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Does predation risk influence habitat use by northern redbelly dace Phoxinus eos at different spatial scales?

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This study investigated the relationship between spatial variations in predation risk and abundance of northern redbelly dace Phoxinus eos at both macroscale (littoral v. pelagic zones) and microscale (structured v. open water habitats in the littoral zone) of Canadian Shield lakes. Minnow traps were placed in both structured and open water habitats in the littoral zone of 13 Canadian Shield lakes, and estimates of the relative predation risk of P. eos in both the pelagic and the littoral zones were obtained from tethering experiments. Results showed that (1) the mean abundance of P. eos in the littoral zone was positively correlated with the relative predation risk in the pelagic zone, (2) P. eos preferentially used structured over open water habitats in the littoral zone and (3) this preference was not related to the relative predation risk in the littoral zone but decreased as the relative predation risk increased in the pelagic zone. At the lake level, these results support the hypothesis that P. eos enter the littoral zone to avoid pelagic piscivores. At the littoral zone level, the results do not necessarily contradict the widely accepted view that P. eos preferentially use structured over open habitats to reduce their predation risk, but suggest that flexibility in antipredator tactics (e.g. shelter use v. shoaling) could explain the spatial distribution of P. eos between structured and open water habitats.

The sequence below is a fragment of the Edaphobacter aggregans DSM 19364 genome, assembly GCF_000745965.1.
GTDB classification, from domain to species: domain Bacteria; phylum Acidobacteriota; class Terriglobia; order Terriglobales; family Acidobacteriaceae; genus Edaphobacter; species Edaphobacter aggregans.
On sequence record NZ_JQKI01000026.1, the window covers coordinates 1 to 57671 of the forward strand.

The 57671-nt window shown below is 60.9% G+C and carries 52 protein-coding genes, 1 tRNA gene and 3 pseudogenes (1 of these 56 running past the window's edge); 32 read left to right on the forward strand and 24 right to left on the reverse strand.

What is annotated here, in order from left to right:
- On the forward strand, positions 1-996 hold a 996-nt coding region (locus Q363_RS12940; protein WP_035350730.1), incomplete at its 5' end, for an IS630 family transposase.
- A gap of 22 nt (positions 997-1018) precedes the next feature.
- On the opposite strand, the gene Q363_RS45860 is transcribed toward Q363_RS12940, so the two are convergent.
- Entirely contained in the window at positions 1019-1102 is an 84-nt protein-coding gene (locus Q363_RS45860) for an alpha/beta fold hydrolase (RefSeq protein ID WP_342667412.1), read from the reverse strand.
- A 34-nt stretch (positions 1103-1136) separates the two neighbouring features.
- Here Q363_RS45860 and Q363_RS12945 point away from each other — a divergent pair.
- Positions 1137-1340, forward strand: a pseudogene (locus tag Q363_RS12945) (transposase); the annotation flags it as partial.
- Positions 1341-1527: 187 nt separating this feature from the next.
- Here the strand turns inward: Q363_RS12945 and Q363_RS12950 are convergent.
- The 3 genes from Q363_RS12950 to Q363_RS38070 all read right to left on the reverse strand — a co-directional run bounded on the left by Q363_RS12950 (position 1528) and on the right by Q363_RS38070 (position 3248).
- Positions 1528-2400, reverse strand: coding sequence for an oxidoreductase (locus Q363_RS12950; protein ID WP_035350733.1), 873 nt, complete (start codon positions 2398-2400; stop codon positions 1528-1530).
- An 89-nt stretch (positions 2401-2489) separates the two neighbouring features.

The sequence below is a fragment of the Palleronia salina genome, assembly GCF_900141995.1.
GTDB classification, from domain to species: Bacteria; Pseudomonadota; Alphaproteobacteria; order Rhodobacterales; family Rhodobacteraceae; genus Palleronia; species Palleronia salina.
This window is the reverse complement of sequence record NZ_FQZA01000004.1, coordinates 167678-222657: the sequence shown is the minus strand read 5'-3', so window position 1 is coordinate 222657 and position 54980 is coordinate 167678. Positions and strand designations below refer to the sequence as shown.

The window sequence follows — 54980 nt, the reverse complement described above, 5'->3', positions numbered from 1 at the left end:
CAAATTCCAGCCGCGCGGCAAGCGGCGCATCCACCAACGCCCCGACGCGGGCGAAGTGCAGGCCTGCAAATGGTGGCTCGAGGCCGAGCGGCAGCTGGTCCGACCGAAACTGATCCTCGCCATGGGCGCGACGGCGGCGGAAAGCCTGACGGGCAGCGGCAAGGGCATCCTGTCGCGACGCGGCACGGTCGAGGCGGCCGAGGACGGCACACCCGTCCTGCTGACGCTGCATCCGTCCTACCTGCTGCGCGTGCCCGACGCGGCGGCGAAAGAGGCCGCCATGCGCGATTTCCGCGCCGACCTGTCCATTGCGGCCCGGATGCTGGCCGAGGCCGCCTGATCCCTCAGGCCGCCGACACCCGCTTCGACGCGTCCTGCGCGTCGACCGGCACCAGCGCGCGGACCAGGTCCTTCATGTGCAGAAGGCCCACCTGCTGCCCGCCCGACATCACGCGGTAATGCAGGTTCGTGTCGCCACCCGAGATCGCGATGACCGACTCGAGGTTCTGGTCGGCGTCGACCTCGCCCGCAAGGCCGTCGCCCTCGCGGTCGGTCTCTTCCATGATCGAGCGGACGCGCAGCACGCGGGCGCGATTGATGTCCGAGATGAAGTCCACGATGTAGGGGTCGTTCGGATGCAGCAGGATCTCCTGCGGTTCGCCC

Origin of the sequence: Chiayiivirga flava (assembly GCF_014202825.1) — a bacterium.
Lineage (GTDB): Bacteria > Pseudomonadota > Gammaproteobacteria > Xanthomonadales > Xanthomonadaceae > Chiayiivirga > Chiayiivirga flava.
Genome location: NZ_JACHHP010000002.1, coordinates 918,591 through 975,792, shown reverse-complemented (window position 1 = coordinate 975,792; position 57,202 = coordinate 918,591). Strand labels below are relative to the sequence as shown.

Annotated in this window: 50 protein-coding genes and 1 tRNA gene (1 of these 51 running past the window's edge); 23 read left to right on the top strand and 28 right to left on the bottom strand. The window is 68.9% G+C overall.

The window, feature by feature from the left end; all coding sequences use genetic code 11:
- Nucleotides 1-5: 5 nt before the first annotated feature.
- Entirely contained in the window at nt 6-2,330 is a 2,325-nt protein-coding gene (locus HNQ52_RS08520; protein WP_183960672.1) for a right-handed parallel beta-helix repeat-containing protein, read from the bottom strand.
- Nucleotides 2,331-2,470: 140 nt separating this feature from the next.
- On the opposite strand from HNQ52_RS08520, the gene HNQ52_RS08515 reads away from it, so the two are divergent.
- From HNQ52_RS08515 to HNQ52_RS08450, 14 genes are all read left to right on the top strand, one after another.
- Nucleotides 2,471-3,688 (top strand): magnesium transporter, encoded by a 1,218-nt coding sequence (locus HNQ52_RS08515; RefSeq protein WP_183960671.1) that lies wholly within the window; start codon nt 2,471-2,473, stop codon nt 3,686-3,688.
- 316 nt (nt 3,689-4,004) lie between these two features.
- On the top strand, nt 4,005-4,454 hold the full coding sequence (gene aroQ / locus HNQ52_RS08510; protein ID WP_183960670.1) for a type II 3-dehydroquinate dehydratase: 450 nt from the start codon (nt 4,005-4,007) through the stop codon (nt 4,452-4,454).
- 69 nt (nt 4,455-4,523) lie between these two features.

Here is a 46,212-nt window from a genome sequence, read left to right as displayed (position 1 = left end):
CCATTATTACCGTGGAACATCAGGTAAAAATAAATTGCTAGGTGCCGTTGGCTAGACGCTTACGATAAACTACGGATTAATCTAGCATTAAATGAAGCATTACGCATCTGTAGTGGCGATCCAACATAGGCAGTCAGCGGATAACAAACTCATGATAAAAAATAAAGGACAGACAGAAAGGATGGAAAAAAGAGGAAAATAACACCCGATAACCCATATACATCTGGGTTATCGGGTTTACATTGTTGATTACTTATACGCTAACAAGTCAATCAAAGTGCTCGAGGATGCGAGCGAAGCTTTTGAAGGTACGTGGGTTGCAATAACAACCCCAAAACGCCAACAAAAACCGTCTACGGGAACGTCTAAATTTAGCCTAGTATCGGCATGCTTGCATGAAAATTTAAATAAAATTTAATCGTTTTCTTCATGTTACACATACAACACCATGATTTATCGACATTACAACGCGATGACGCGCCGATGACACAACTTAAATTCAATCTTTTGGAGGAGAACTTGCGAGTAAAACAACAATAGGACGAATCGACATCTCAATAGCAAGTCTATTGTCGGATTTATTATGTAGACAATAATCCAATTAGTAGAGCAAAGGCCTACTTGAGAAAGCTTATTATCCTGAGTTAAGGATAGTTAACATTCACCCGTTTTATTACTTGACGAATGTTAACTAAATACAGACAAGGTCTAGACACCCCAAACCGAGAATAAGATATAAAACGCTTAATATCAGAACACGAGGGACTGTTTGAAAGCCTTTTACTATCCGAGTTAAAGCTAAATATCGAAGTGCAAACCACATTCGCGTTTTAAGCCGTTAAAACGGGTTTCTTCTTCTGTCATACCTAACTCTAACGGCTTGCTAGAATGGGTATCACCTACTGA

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Keywords: antipredator behaviour; diel horizontal migration; habitat selection; habitat structural complexity; shelter use; tethering experiment

Document Type: Regular Paper

Affiliations: 1: Groupe de Recherche sur les Écosystèmes Aquatiques, Département de chimie-biologie, Université du Québec à Trois-Rivières, C.P. 500, Trois-Rivières (Québec), G9A 5H7 Canada 2: Behavioural Ecology Research Group, Department of Biological Sciences, Simon Fraser University, Burnaby (British Columbia), V5A 1S6 Canada

Publication date: 2009-05-01

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